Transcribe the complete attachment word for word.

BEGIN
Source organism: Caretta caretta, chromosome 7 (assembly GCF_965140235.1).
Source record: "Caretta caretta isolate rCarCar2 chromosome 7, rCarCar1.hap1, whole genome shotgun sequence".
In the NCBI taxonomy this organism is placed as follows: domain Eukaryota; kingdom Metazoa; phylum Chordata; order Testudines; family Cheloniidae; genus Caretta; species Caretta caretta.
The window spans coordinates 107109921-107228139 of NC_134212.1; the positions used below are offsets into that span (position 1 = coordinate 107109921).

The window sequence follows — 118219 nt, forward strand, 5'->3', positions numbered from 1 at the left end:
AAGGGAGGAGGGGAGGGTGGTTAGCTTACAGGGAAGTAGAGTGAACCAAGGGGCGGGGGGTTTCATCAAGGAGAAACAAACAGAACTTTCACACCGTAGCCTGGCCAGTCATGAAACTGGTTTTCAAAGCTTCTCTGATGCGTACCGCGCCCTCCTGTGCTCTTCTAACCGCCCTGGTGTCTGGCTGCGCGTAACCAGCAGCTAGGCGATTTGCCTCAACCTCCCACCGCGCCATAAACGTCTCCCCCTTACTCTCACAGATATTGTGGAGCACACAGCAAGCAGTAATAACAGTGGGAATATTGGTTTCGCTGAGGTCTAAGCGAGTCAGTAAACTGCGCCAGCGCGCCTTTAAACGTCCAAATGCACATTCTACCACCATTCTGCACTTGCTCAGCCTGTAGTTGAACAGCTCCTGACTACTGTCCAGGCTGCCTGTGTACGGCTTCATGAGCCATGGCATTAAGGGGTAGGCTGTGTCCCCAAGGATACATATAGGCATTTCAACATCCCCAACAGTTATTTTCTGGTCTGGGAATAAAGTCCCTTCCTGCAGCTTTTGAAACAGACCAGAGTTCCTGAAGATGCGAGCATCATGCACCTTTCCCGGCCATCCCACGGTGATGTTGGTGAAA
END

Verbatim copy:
Source organism: Caretta caretta, chromosome 7 (assembly GCF_965140235.1).
Source record: "Caretta caretta isolate rCarCar2 chromosome 7, rCarCar1.hap1, whole genome shotgun sequence".
In the NCBI taxonomy this organism is placed as follows: domain Eukaryota; kingdom Metazoa; phylum Chordata; order Testudines; family Cheloniidae; genus Caretta; species Caretta caretta.
The window spans coordinates 107109921-107228139 of NC_134212.1; the positions used below are offsets into that span (position 1 = coordinate 107109921).

The window sequence follows — 118219 nt, forward strand, 5'->3', positions numbered from 1 at the left end:
AAGGGAGGAGGGGAGGGTGGTTAGCTTACAGGGAAGTAGAGTGAACCAAGGGGCGGGGGGTTTCATCAAGGAGAAACAAACAGAACTTTCACACCGTAGCCTGGCCAGTCATGAAACTGGTTTTCAAAGCTTCTCTGATGCGTACCGCGCCCTCCTGTGCTCTTCTAACCGCCCTGGTGTCTGGCTGCGCGTAACCAGCAGCTAGGCGATTTGCCTCAACCTCCCACCGCGCCATAAACGTCTCCCCCTTACTCTCACAGATATTGTGGAGCACACAGCAAGCAGTAATAACAGTGGGAATATTGGTTTCGCTGAGGTCTAAGCGAGTCAGTAAACTGCGCCAGCGCGCCTTTAAACGTCCAAATGCACATTCTACCACCATTCTGCACTTGCTCAGCCTGTAGTTGAACAGCTCCTGACTACTGTCCAGGCTGCCTGTGTACGGCTTCATGAGCCATGGCATTAAGGGGTAGGCTGTGTCCCCAAGGATACATATAGGCATTTCAACATCCCCAACAGTTATTTTCTGGTCTGGGAATAAAGTCCCTTCCTGCAGCTTTTGAAACAGACCAGAGTTCCTGAAGATGCGAGCATCATGCACCTTTCCCGGCCATCCCACGGTGATGTTGGTGAAA